What makes a great client?

Ross Farquhar: a partner at 101
Ross Farquhar: a partner at 101

Ross Farquhar, a partner at 101, lists five behaviours he thinks makes a great client.

"My father used to say this is the greatest job in the world except for one thing: the clients." Roger Sterling, Mad Men.

Like most account guys secretly (or not so secretly) do, I hold Roger Sterling up as a client services messiah, sent through the medium of heavily-stylised period drama to act as a touchstone for my profession. But as a client-side defector who now finds himself in the plush surroundings of London’s glamorous adland, I hope his father was wrong.

That said, I recognise where the sentiment comes from. Working with creative people and developing creative work is perilous for clients, and even those with good hearts and good intentions can misstep, much to the fury and despair of their agency partners.

So it strikes me that, for those of us lucky enough to work in agencies that live by the David Abbott mantra of choosing to work with clients who are appreciated not just for their money but also for their company, we have a duty to surface the good behaviours and discourage the bad.

Not least because, as I found out during my time at Cadbury and Diageo, being a client with ambition for great work doesn’t always lead to a clear path to get there, nor clarity on the role you should play in navigating it.

In that spirit, here are five ways in which clients can be agents (rather than bystanders) in getting the work they aspire to:

Be a developer, not a tester

While the world of Mad Men might have characterised clients as simply the people who appear at the end to test the work on, the best ones act as fellow developers during the creation process itself. That doesn’t mean generating ideas. It does mean fuelling those tasked with doing so with as much information and inspiration as possible.

Agencies want to know anything and everything about the product, what work has been done in the past, what the client likes and what they don’t.

Good agencies are great distillers and live by "more is more". And then, when ideas are tabled, it means behaving less like a judge and more like a builder.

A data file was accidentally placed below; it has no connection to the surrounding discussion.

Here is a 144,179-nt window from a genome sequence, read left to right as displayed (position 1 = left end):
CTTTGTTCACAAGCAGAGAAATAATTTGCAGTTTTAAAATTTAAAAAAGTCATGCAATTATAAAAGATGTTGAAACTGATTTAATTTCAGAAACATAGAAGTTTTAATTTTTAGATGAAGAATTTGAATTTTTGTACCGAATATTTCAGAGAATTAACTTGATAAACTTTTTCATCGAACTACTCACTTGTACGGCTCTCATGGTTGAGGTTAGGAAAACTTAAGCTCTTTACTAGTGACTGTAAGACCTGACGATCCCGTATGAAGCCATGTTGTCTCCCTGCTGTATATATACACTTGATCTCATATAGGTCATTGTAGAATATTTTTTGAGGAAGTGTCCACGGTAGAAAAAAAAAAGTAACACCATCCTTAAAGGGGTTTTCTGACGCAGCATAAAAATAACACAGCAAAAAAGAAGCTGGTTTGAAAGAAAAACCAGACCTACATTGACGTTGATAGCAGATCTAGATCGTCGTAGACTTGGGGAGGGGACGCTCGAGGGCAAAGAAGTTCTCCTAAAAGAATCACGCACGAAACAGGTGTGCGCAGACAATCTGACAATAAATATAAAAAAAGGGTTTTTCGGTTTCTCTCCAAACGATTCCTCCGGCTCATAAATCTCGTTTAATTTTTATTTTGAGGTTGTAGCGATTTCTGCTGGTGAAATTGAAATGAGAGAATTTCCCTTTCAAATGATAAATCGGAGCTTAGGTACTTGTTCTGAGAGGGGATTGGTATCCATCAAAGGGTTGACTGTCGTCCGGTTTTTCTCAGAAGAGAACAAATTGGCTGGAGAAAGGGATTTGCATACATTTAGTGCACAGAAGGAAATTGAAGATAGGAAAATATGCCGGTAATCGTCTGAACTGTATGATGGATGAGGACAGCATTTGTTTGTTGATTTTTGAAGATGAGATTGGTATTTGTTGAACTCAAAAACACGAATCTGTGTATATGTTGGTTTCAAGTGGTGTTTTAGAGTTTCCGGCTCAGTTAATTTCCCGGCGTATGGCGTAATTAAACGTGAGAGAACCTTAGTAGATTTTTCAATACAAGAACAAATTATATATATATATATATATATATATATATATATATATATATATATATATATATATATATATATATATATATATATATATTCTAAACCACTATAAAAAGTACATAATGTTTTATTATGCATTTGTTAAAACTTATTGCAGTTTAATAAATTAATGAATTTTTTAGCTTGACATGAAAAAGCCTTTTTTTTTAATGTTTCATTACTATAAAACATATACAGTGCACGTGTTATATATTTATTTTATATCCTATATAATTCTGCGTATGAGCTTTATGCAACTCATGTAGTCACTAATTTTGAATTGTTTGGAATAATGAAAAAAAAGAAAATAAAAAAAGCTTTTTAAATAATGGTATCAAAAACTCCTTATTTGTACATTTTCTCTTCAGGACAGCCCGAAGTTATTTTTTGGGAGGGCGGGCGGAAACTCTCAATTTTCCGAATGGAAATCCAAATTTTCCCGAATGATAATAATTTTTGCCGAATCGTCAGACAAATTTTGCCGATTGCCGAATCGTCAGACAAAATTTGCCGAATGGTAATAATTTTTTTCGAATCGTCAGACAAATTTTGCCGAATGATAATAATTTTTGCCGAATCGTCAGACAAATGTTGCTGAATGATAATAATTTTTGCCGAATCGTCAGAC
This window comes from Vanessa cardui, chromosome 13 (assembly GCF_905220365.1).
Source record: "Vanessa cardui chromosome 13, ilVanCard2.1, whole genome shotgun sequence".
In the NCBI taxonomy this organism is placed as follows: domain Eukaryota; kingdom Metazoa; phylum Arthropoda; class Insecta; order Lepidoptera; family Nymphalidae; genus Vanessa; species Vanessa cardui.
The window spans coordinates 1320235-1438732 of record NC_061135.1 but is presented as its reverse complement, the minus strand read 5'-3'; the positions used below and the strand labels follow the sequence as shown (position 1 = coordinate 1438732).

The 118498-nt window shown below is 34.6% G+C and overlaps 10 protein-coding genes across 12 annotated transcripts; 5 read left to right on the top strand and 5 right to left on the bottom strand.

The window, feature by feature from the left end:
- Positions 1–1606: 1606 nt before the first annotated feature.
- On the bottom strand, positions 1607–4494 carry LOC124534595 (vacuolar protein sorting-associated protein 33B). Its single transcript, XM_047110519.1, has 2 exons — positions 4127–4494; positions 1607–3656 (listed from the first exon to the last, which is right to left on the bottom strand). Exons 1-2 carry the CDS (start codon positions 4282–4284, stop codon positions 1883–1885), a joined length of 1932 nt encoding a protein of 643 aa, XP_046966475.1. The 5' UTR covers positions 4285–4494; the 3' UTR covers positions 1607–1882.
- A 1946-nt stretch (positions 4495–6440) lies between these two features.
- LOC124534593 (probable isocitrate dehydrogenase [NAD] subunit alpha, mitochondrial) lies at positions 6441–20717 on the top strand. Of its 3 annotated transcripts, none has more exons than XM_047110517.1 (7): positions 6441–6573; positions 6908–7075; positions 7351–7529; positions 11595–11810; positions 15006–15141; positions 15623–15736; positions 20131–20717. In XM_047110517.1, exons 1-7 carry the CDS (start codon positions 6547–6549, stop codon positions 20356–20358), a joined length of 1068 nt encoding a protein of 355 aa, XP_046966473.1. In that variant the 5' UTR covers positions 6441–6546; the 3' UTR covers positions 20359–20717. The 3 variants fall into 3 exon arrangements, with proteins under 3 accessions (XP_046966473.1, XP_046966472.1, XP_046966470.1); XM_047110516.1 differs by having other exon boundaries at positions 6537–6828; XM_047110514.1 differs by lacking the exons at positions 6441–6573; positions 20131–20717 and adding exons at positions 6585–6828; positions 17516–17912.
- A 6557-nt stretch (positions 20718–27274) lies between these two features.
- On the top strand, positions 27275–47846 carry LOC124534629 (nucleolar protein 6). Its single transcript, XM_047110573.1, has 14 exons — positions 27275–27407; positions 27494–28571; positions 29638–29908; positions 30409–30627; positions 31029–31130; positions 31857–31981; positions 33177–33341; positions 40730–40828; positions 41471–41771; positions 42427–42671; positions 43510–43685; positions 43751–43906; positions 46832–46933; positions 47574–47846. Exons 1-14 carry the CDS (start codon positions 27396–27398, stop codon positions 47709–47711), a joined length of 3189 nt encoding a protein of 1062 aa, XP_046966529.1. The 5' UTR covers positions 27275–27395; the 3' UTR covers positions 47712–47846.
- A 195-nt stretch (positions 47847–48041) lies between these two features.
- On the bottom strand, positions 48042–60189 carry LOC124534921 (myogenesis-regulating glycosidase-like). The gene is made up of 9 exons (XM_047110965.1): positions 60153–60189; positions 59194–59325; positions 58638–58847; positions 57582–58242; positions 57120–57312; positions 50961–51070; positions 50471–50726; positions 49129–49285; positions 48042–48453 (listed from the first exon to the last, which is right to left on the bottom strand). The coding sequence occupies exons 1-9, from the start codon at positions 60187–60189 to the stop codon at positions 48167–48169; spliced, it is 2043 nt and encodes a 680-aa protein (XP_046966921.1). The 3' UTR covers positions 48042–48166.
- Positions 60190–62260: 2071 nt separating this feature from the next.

Latching onto those ideas that excite and thinking of what else you can do to feed and expand them. It’s always better to create energy behind good but embryonic work than it is to jump to concern and criticism of work you don’t warm to. 

Get to know the creatives

Clients are scary because they’re only met in a boardroom at a moment of extreme vulnerability for the creatives presenting work.

Creatives are scary because they invest so much of themselves into said work that there is a fear that one wrong word could puncture their enthusiasm.

The way to get around both of these things is to spend more time in situations that encourage people to interact like human beings and not professional acquaintances. To get to know what makes each other tick without agenda.

When a relationship extends beyond the work on the table, that work invariably gets better.

Create room for instinct

The corporate world is not set up for instinct. Layers of stakeholders, real-time performance measures and the increasingly short tenure of marketing leaders all contribute to approaching the development of creative work with a rigour that breeds justification and reasons why.

But we all know that isn’t how the general public receive and process creative work. If you’re lucky enough to command their attention for a split second, they respond with gut feel and move on.

The best clients create room to give an instinctive response before they give a rational one.

Be straightforward and direct

You can spot a somewhat dysfunctional creative development process when you exit a client meeting and the other attendees turn to the account guy and ask "What was going on there, then?" Or similarly, when you are reviewing the dreaded "consolidated feedback" and someone finally pipes up with ‘I have no idea what this means.’

As a client, I know first-hand that you’re continually imposing pressure on yourself to cover all the bases you think you should cover in representing your organisation in the process.

What does my boss think? Does this fit with what I told the sales guys? Will the insight team think it appeals to our agreed consumer segment?

As a result, the temptation is always there to cloud the process with conjecture. It’s the easier road. But the great clients put that to one side, and tell their agency what they think and feel about the work in as straightforward and direct a way as they can. And they always paint a clear and vivid picture of success.

They get away with this in their organisation because they do my fifth point…

Take responsibility

It’s no coincidence that when great work is done, agencies laud the woman or man that bought it. Good agencies know that along the way that work will have been saved from almost certain defeat by that person taking responsibility for it and driving it through their business.

That responsibility doesn’t start, though, from the moment the idea is presented. It starts from the moment the client briefs the agency.

Clients who lean in during the development phase – who make time to chew the fat with their agency while ideas are being generated and soften the ground in their organisation while creatives do their thing – are the ones who win in the long-run.

Being a client is an exceptionally hard job.  Being a client who makes their agency think Roger Sterling is wrong is even harder. To the victor, though, go the spoils.

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